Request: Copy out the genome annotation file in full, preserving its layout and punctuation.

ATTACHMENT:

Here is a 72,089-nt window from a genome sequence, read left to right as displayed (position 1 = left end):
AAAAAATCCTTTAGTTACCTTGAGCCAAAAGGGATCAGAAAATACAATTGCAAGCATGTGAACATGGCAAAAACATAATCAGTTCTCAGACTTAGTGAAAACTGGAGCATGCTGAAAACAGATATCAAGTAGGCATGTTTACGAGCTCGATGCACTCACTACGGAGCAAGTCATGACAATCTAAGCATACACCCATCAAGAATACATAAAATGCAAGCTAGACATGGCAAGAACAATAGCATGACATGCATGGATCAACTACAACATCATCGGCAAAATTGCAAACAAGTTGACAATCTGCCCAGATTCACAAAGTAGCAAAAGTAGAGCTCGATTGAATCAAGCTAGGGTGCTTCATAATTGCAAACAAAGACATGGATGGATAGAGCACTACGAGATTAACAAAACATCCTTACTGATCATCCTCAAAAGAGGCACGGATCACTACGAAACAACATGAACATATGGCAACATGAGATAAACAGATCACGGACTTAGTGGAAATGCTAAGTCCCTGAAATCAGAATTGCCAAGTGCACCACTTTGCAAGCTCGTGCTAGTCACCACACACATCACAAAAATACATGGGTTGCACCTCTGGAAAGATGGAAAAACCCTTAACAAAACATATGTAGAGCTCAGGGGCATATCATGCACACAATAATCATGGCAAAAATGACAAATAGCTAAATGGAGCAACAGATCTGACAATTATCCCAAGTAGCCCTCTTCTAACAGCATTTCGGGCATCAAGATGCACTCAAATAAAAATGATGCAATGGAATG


Here is a 72,089-nt window from a genome sequence, read left to right as displayed (position 1 = left end):
AAAAAATCCTTTAGTTACCTTGAGCCAAAAGGGATCAGAAAATACAATTGCAAGCATGTGAACATGGCAAAAACATAATCAGTTCTCAGACTTAGTGAAAACTGGAGCATGCTGAAAACAGATATCAAGTAGGCATGTTTACGAGCTCGATGCACTCACTACGGAGCAAGTCATGACAATCTAAGCATACACCCATCAAGAATACATAAAATGCAAGCTAGACATGGCAAGAACAATAGCATGACATGCATGGATCAACTACAACATCATCGGCAAAATTGCAAACAAGTTGACAATCTGCCCAGATTCACAAAGTAGCAAAAGTAGAGCTCGATTGAATCAAGCTAGGGTGCTTCATAATTGCAAACAAAGACATGGATGGATAGAGCACTACGAGATTAACAAAACATCCTTACTGATCATCCTCAAAAGAGGCACGGATCACTACGAAACAACATGAACATATGGCAACATGAGATAAACAGATCACGGACTTAGTGGAAATGCTAAGTCCCTGAAATCAGAATTGCCAAGTGCACCACTTTGCAAGCTCGTGCTAGTCACCACACACATCACAAAAATACATGGGTTGCACCTCTGGAAAGATGGAAAAACCCTTAACAAAACATATGTAGAGCTCAGGGGCATATCATGCACACAATAATCATGGCAAAAATGACAAATAGCTAAATGGAGCAACAGATCTGACAATTATCCCAAGTAGCCCTCTTCTAACAGCATTTCGGGCATCAAGATGCACTCAAATAAAAATGATGCAATGGAATG